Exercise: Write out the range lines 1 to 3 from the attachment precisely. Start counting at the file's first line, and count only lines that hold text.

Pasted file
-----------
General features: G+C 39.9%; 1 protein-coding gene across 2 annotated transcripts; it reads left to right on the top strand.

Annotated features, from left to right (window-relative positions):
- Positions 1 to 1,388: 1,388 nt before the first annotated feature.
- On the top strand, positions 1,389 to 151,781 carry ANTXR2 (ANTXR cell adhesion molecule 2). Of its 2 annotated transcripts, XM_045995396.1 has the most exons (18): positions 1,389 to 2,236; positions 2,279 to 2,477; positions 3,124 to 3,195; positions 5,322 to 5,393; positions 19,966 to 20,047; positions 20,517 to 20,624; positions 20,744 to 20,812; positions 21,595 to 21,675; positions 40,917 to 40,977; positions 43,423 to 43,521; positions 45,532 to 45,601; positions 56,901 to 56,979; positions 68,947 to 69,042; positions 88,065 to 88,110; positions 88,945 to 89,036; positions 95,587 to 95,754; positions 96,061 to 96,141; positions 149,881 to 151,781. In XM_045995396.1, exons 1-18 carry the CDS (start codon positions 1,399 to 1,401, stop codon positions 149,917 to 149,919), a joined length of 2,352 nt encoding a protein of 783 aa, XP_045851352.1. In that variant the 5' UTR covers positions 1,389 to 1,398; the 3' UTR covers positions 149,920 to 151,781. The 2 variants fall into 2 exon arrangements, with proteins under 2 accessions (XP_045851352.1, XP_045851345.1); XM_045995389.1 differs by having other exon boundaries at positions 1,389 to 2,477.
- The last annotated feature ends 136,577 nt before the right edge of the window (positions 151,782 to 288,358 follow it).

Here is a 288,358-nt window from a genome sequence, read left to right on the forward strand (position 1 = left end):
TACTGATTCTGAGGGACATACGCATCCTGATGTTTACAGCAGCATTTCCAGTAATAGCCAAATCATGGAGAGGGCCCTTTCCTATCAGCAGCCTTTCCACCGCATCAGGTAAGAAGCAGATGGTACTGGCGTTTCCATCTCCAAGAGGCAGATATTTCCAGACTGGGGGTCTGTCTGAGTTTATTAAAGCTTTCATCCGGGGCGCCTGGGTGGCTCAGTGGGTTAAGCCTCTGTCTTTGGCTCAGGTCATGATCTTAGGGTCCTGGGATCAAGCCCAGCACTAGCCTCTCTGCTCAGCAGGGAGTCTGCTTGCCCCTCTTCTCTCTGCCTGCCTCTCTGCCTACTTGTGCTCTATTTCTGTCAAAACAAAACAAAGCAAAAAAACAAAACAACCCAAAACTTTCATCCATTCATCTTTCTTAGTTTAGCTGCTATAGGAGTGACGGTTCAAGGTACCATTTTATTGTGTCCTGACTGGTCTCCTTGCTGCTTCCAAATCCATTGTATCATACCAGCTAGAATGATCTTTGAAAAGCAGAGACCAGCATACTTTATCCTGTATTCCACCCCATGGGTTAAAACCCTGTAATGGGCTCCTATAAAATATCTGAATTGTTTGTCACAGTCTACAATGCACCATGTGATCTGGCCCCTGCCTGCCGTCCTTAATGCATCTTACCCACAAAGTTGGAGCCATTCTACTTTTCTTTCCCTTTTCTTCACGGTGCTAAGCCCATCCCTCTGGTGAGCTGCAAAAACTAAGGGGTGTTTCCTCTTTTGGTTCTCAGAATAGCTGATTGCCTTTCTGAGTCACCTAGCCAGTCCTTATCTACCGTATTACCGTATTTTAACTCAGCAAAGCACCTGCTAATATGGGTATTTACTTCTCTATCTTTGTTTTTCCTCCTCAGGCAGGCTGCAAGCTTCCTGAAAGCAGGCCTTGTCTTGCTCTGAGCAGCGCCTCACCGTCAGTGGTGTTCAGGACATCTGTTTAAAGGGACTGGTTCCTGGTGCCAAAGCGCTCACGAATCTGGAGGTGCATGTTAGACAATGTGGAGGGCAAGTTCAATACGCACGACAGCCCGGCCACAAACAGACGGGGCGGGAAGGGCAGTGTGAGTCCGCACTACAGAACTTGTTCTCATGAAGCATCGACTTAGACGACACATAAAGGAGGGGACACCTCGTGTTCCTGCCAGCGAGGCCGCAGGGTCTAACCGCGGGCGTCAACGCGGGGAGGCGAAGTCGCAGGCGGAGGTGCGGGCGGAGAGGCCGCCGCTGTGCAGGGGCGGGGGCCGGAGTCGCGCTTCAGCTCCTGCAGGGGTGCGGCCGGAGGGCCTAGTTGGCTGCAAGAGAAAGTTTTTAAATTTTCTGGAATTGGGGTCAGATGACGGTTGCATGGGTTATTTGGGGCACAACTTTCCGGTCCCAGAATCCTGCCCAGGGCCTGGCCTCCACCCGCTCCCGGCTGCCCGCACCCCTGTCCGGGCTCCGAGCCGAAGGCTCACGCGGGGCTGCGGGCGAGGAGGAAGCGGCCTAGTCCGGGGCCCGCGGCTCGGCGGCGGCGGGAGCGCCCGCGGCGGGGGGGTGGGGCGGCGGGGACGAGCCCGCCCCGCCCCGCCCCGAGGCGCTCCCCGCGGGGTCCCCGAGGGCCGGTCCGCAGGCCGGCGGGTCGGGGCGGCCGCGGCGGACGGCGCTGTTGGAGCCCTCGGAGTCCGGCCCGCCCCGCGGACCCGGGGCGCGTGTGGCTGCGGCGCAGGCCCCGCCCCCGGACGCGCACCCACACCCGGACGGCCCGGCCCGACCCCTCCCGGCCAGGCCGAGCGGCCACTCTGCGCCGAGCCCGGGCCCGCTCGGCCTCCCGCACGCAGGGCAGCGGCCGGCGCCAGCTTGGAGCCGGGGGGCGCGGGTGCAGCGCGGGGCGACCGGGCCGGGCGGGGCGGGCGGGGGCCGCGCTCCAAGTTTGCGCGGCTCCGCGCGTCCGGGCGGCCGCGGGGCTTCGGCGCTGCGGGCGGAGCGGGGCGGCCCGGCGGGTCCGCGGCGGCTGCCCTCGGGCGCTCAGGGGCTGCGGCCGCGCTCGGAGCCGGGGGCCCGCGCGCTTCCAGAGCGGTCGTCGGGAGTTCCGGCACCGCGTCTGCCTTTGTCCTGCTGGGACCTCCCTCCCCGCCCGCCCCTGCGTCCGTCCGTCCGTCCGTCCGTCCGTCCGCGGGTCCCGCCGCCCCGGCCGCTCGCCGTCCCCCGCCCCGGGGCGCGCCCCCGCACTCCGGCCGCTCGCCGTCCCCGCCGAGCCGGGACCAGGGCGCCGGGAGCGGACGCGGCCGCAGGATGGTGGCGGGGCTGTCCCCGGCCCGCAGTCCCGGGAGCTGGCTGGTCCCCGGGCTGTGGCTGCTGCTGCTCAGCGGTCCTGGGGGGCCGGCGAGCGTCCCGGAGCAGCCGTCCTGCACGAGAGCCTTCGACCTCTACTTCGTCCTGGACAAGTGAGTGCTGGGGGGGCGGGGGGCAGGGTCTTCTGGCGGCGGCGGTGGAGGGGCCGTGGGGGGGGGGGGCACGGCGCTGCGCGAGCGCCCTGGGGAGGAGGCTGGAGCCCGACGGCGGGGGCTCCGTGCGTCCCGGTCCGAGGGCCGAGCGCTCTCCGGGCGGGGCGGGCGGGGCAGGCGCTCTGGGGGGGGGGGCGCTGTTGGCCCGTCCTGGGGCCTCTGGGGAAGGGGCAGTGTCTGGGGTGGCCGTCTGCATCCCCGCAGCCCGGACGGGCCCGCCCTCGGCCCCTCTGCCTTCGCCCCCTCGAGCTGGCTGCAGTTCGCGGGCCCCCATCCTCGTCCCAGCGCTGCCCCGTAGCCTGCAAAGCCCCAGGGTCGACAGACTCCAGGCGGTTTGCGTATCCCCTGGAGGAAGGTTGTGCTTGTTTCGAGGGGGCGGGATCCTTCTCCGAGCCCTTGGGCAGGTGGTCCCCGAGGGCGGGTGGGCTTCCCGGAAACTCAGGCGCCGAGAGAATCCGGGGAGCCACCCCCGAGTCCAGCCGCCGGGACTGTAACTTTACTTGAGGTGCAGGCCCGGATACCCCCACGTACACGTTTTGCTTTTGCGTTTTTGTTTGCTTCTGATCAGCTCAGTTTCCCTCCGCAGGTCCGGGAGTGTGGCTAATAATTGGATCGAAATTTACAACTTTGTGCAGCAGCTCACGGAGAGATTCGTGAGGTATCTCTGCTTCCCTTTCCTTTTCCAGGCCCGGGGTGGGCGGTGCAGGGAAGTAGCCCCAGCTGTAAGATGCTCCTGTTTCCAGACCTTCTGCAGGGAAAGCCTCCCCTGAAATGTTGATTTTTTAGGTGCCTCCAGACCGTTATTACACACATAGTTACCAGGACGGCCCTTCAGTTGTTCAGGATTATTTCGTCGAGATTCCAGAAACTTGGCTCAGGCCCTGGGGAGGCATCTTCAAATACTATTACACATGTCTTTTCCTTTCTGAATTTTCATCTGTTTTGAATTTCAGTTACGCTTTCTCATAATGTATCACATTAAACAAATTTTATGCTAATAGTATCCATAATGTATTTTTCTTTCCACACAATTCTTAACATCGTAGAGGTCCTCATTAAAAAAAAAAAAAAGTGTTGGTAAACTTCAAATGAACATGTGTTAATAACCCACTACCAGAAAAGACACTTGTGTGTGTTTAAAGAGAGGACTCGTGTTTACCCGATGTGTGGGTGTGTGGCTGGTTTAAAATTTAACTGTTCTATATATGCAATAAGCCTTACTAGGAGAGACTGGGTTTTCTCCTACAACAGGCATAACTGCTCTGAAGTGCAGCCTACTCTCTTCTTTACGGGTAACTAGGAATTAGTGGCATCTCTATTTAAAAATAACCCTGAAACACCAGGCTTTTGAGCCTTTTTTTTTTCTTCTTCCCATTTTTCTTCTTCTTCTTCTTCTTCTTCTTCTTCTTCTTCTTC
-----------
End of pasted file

General features: G+C 39.9%; 1 protein-coding gene across 2 annotated transcripts; it reads left to right on the top strand.

Annotated features, from left to right (window-relative positions):
- Positions 1 to 1,388: 1,388 nt before the first annotated feature.